You’ve heard it, often. “Watch your head.” Someone is caring, urging caution to protect you from injury or pain. Parents say it to children, spouses to each other, friends and coworkers, too. “Watch your head.” Long ago, as a cheeky wiseguy, I chirped, “You can’t watch your head. Not literally. Your eyes can only do that partially. You can watch your nose, part of it. Oh sure, you can watch a reflection of your head. But that’s different.”
Not that funny then and not that funny now.
Despite the challenges of literally watching your head — and only a fussbudget would notice this — we know what the person who says it means. We understand we are being told to proceed with attentiveness. We are are being warned to slow dowm. Does it work? Does proceeding in such a manner guarantee less chance of injury? I’m not sure. An athlete or warrior in the heat of battle might interpret it to be “Be alert.” But you wouldn’t necessarily slow down. On the other hand, I have personally found the dictum “the faster the slower,” from UCLA basketball great John Wooden, valuable when I am tempted to anger or quick to say the wrong thing.
From another perspective, “watch your head” proffers a different aspect of wisdom. If the phrase is telling us to practice introspection, some rewarding results might be forthcoming. If it means, “as a person thinks, so they will act,” then it’s a good reminder. Recovery programs talk about a “thinking disease,” meaning that addicts and others fall off the beam long before a substance is ingested or otherwise taken. It’s the addictive or alcoholic thinking that precedes the action, they are told. So, “watching one’s head” in that context would presumably signal awareness and vigilance.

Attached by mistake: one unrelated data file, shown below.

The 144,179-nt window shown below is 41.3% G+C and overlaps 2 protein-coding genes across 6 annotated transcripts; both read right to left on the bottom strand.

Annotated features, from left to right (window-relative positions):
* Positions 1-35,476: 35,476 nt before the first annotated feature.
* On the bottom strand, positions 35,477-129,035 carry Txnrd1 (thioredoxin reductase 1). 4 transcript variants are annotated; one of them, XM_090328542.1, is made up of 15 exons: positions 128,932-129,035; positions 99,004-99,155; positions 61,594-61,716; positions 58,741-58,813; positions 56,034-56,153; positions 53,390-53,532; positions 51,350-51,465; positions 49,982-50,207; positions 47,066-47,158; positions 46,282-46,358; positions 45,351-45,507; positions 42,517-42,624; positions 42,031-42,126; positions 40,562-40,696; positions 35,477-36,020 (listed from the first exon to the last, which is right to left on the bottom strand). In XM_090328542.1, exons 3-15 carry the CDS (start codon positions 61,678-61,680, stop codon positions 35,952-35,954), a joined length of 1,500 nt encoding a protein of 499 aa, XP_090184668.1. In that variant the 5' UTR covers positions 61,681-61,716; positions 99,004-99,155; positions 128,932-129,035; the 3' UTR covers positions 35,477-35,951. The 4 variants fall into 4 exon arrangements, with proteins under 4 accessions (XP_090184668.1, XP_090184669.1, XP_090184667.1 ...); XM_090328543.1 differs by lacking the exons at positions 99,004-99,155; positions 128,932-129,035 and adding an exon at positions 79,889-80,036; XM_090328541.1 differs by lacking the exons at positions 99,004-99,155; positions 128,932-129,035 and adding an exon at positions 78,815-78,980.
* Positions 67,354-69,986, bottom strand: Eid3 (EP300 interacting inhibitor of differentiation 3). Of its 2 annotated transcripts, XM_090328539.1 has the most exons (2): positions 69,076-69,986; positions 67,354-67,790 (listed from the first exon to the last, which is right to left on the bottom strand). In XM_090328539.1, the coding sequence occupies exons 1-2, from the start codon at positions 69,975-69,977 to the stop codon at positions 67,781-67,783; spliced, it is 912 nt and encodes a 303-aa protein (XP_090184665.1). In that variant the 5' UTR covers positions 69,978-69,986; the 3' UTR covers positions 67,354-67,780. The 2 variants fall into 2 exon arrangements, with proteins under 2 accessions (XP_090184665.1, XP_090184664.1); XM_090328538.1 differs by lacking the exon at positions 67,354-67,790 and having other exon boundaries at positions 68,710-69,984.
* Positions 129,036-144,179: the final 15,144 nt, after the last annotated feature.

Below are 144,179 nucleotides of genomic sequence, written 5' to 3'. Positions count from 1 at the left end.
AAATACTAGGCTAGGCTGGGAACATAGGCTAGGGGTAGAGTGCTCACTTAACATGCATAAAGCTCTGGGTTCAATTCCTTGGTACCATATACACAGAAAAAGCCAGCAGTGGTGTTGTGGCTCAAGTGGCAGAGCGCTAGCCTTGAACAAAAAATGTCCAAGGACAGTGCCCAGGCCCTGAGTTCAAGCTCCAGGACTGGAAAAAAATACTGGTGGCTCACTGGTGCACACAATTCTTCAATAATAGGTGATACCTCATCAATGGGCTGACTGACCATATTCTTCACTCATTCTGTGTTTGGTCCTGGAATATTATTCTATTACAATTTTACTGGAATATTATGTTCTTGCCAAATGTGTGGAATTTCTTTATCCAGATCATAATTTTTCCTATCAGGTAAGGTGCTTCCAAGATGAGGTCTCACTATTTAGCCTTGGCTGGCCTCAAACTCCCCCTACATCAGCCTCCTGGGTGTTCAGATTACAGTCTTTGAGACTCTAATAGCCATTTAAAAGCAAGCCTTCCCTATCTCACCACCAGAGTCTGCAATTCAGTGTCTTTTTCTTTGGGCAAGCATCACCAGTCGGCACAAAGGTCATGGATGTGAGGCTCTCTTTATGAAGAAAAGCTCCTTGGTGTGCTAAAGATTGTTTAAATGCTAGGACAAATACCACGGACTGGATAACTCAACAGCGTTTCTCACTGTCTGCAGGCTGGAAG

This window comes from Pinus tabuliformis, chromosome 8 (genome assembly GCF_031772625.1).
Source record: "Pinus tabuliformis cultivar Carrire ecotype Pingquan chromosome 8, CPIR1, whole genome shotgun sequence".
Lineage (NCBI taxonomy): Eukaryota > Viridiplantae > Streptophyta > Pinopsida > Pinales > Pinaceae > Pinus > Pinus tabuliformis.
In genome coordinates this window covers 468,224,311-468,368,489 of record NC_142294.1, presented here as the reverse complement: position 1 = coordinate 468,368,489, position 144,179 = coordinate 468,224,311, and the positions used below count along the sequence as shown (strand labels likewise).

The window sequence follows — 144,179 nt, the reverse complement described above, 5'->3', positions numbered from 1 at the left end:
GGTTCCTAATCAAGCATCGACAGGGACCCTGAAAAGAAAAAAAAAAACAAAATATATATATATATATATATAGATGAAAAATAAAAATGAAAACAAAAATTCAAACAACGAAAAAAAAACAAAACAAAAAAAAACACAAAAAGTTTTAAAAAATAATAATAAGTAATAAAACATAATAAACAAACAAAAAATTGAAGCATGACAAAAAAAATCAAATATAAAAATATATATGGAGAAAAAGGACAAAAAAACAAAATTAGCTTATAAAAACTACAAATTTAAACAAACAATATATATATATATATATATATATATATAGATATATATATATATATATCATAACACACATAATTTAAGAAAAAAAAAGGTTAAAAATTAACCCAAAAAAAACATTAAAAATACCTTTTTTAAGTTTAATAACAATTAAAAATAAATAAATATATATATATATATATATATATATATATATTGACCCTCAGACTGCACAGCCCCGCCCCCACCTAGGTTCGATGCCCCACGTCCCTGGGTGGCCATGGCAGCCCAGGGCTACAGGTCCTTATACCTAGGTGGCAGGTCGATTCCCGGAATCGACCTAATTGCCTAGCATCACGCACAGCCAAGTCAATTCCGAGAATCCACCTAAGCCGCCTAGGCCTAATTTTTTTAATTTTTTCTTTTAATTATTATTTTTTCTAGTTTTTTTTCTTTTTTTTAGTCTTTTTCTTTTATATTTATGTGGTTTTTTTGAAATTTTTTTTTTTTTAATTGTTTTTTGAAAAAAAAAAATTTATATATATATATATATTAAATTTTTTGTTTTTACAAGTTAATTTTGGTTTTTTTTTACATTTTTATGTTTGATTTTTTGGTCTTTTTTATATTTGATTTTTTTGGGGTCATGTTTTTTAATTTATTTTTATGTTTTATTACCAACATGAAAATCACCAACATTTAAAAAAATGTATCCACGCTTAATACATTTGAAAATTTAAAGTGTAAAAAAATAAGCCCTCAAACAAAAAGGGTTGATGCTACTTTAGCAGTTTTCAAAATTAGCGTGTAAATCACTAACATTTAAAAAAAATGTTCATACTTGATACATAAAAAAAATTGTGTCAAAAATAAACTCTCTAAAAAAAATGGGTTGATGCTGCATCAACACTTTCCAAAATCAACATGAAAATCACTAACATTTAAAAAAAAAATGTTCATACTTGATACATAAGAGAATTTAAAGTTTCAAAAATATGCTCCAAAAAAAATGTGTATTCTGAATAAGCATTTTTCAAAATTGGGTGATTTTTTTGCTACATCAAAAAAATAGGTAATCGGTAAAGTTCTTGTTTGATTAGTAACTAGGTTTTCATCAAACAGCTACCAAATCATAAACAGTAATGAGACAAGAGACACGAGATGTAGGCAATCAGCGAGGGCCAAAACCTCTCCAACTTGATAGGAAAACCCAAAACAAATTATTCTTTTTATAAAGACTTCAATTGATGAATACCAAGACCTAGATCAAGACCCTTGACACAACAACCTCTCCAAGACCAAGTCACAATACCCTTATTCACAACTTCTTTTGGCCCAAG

In my youth, Jefferson Airplane’s Grace Slick sang “feed your head” repeatedly with fervor at the conclusion of the hit 1967 single “White Rabbit.” The lyrics were considered one of pop music’s early instances of a drug reference, albeit oblique. But the song is filled with characters from Lewis Carroll’s “Alice’s Adventures in Wonderland,” and on that level alone it is delightful. I have long admired the Airplane’s unbridled evangelism for expanding one’s mental and spiriual horizons. They put it out there, without apologies. And why not? I’m not belittling the serious risks of the misuse of pharmaceuticals, legal or otherwise, but I salute the song for being consistent and honest and unabashedly provocative.
I am mildly surprised that booksellers or educators haven’t seized on this notion of “feed your head.” Perhaps they have. Granted, feeding and watching your head are two different concepts. (Notice how I’ve drifted slightly. That’s how my mind operates.) But they go hand in hand. If you watch what you are feeding your head you can reap the most benefits.
Somehow that doesn’t ring true. It signals a cautionary manner that might stifle curiosity. Can these two notions — watch your head and feed your head — coexist within one person? I suspect they can. I’d go so far as to say they must. They represent a dynamic that plays out in all of us: temperance vs. abandon, safety vs. risk, prudence vs. recklessness. So watch your head, but be sure to feed it, too.
Now excuse me as I take my chances out there, bruises and all.